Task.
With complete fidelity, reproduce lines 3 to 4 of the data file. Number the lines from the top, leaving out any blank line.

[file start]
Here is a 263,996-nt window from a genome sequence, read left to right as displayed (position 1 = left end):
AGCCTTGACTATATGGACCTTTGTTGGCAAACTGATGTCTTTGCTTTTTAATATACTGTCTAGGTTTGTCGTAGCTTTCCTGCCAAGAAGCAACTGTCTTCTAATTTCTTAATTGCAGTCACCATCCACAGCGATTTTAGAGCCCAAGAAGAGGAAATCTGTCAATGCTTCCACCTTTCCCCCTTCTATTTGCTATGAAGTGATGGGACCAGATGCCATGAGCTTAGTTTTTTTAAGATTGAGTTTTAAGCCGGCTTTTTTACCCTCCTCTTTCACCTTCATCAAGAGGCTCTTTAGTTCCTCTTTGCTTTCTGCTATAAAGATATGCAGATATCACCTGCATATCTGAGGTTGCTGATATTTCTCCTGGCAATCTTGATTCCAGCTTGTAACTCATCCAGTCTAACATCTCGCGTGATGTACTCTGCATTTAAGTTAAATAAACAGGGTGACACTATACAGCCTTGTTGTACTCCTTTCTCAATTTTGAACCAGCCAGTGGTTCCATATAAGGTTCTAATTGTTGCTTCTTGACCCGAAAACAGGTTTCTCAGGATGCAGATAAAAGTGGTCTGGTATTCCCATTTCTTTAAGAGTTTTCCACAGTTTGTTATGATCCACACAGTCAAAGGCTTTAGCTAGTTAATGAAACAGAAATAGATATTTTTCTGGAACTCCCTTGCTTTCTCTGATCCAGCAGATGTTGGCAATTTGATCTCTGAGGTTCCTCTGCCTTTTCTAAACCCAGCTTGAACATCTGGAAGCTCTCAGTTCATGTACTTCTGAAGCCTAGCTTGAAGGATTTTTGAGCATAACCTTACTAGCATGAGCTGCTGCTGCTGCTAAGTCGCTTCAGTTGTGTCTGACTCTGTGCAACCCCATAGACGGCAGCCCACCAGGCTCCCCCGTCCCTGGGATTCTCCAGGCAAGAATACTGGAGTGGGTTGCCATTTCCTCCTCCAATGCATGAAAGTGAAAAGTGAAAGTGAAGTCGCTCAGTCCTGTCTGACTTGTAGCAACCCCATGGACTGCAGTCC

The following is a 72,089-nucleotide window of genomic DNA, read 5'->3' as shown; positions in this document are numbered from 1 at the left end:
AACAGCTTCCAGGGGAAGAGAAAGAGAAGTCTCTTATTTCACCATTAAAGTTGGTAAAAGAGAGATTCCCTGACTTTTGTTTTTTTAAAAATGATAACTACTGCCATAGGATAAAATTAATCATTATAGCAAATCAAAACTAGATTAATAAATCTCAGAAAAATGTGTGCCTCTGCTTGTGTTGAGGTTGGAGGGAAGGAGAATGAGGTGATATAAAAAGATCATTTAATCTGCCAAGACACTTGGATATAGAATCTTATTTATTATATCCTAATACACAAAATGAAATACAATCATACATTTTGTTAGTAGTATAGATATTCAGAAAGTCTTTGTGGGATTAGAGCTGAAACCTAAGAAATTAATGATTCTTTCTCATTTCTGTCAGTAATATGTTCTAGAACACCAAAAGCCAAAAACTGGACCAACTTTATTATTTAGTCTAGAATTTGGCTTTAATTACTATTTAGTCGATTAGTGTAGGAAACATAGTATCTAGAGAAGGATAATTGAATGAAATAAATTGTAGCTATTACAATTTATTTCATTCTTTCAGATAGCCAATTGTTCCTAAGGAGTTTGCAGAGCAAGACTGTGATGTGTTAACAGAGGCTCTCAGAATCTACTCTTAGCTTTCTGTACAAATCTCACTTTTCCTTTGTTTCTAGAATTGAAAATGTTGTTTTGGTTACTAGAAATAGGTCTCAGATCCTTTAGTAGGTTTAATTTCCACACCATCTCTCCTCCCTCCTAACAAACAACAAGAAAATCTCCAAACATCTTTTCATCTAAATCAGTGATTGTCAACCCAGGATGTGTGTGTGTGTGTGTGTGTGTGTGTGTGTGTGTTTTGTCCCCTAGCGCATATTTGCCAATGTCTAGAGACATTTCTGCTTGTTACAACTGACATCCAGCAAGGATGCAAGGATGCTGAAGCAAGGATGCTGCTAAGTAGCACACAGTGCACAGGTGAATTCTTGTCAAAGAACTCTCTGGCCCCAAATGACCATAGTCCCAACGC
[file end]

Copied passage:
The following is a 72,089-nucleotide window of genomic DNA, read 5'->3' as shown; positions in this document are numbered from 1 at the left end:
AACAGCTTCCAGGGGAAGAGAAAGAGAAGTCTCTTATTTCACCATTAAAGTTGGTAAAAGAGAGATTCCCTGACTTTTGTTTTTTTAAAAATGATAACTACTGCCATAGGATAAAATTAATCATTATAGCAAATCAAAACTAGATTAATAAATCTCAGAAAAATGTGTGCCTCTGCTTGTGTTGAGGTTGGAGGGAAGGAGAATGAGGTGATATAAAAAGATCATTTAATCTGCCAAGACACTTGGATATAGAATCTTATTTATTATATCCTAATACACAAAATGAAATACAATCATACATTTTGTTAGTAGTATAGATATTCAGAAAGTCTTTGTGGGATTAGAGCTGAAACCTAAGAAATTAATGATTCTTTCTCATTTCTGTCAGTAATATGTTCTAGAACACCAAAAGCCAAAAACTGGACCAACTTTATTATTTAGTCTAGAATTTGGCTTTAATTACTATTTAGTCGATTAGTGTAGGAAACATAGTATCTAGAGAAGGATAATTGAATGAAATAAATTGTAGCTATTACAATTTATTTCATTCTTTCAGATAGCCAATTGTTCCTAAGGAGTTTGCAGAGCAAGACTGTGATGTGTTAACAGAGGCTCTCAGAATCTACTCTTAGCTTTCTGTACAAATCTCACTTTTCCTTTGTTTCTAGAATTGAAAATGTTGTTTTGGTTACTAGAAATAGGTCTCAGATCCTTTAGTAGGTTTAATTTCCACACCATCTCTCCTCCCTCCTAACAAACAACAAGAAAATCTCCAAACATCTTTTCATCTAAATCAGTGATTGTCAACCCAGGATGTGTGTGTGTGTGTGTGTGTGTGTGTGTGTGTGTTTTGTCCCCTAGCGCATATTTGCCAATGTCTAGAGACATTTCTGCTTGTTACAACTGACATCCAGCAAGGATGCAAGGATGCTGAAGCAAGGATGCTGCTAAGTAGCACACAGTGCACAGGTGAATTCTTGTCAAAGAACTCTCTGGCCCCAAATGACCATAGTCCCAACGC